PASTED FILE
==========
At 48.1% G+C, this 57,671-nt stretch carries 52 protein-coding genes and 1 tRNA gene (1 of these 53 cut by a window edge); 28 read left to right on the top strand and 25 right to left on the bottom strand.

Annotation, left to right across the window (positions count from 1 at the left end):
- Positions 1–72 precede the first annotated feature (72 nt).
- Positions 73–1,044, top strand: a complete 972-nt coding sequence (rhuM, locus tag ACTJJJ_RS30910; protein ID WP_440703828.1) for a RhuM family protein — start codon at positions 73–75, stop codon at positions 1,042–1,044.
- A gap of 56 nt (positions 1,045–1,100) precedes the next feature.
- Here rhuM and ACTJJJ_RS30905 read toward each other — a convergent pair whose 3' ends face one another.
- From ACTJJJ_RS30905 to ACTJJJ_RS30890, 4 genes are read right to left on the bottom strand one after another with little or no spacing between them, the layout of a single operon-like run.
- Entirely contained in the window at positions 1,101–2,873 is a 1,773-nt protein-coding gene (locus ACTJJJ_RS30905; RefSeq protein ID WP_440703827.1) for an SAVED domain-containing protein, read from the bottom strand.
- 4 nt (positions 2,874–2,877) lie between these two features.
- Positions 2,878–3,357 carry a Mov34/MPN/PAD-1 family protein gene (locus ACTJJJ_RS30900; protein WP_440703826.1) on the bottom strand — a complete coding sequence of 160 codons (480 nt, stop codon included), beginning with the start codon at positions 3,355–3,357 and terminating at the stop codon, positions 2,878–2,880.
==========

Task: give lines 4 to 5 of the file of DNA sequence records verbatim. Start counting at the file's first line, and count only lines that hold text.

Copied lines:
- Positions 73–1,044, top strand: a complete 972-nt coding sequence (rhuM, locus tag ACTJJJ_RS30910; protein ID WP_440703828.1) for a RhuM family protein — start codon at positions 73–75, stop codon at positions 1,042–1,044.
- A gap of 56 nt (positions 1,045–1,100) precedes the next feature.